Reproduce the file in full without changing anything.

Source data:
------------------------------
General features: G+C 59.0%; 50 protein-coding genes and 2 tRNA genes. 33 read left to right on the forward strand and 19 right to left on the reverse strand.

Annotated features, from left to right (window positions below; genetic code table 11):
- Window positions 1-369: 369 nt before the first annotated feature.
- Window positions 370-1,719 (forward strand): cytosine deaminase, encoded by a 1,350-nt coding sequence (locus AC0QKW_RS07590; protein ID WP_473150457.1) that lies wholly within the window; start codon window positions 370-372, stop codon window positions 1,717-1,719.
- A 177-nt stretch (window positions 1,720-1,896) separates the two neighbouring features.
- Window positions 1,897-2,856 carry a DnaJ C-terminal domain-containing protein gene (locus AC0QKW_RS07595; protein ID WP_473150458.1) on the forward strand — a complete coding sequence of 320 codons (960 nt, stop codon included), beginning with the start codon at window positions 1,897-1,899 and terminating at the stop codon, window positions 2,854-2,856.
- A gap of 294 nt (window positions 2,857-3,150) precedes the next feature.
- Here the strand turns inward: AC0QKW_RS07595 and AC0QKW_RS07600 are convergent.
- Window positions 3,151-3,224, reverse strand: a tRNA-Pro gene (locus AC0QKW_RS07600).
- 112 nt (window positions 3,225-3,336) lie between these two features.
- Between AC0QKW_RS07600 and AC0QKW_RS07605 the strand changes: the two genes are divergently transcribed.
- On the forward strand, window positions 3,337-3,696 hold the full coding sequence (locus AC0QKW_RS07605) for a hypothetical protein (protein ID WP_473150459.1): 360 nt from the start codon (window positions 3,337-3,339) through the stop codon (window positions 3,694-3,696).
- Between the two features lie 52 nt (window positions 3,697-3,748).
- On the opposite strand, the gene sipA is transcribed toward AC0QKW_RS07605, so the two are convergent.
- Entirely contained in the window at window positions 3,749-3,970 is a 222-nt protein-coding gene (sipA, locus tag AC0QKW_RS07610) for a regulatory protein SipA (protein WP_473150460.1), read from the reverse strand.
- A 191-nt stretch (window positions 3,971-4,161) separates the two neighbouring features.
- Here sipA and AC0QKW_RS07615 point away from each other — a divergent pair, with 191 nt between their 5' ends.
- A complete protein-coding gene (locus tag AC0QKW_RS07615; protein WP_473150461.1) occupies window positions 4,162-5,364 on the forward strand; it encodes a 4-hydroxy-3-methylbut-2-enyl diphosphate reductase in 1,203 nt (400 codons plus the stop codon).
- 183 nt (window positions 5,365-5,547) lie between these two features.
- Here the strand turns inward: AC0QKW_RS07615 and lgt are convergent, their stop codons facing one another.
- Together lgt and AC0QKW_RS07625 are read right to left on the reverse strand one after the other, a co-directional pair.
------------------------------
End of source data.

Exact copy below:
General features: G+C 59.0%; 50 protein-coding genes and 2 tRNA genes. 33 read left to right on the forward strand and 19 right to left on the reverse strand.

Annotated features, from left to right (window positions below; genetic code table 11):
- Window positions 1-369: 369 nt before the first annotated feature.
- Window positions 370-1,719 (forward strand): cytosine deaminase, encoded by a 1,350-nt coding sequence (locus AC0QKW_RS07590; protein ID WP_473150457.1) that lies wholly within the window; start codon window positions 370-372, stop codon window positions 1,717-1,719.
- A 177-nt stretch (window positions 1,720-1,896) separates the two neighbouring features.
- Window positions 1,897-2,856 carry a DnaJ C-terminal domain-containing protein gene (locus AC0QKW_RS07595; protein ID WP_473150458.1) on the forward strand — a complete coding sequence of 320 codons (960 nt, stop codon included), beginning with the start codon at window positions 1,897-1,899 and terminating at the stop codon, window positions 2,854-2,856.
- A gap of 294 nt (window positions 2,857-3,150) precedes the next feature.
- Here the strand turns inward: AC0QKW_RS07595 and AC0QKW_RS07600 are convergent.
- Window positions 3,151-3,224, reverse strand: a tRNA-Pro gene (locus AC0QKW_RS07600).
- 112 nt (window positions 3,225-3,336) lie between these two features.
- Between AC0QKW_RS07600 and AC0QKW_RS07605 the strand changes: the two genes are divergently transcribed.
- On the forward strand, window positions 3,337-3,696 hold the full coding sequence (locus AC0QKW_RS07605) for a hypothetical protein (protein ID WP_473150459.1): 360 nt from the start codon (window positions 3,337-3,339) through the stop codon (window positions 3,694-3,696).
- Between the two features lie 52 nt (window positions 3,697-3,748).
- On the opposite strand, the gene sipA is transcribed toward AC0QKW_RS07605, so the two are convergent.
- Entirely contained in the window at window positions 3,749-3,970 is a 222-nt protein-coding gene (sipA, locus tag AC0QKW_RS07610) for a regulatory protein SipA (protein WP_473150460.1), read from the reverse strand.
- A 191-nt stretch (window positions 3,971-4,161) separates the two neighbouring features.
- Here sipA and AC0QKW_RS07615 point away from each other — a divergent pair, with 191 nt between their 5' ends.
- A complete protein-coding gene (locus tag AC0QKW_RS07615; protein WP_473150461.1) occupies window positions 4,162-5,364 on the forward strand; it encodes a 4-hydroxy-3-methylbut-2-enyl diphosphate reductase in 1,203 nt (400 codons plus the stop codon).
- 183 nt (window positions 5,365-5,547) lie between these two features.
- Here the strand turns inward: AC0QKW_RS07615 and lgt are convergent, their stop codons facing one another.
- Together lgt and AC0QKW_RS07625 are read right to left on the reverse strand one after the other, a co-directional pair.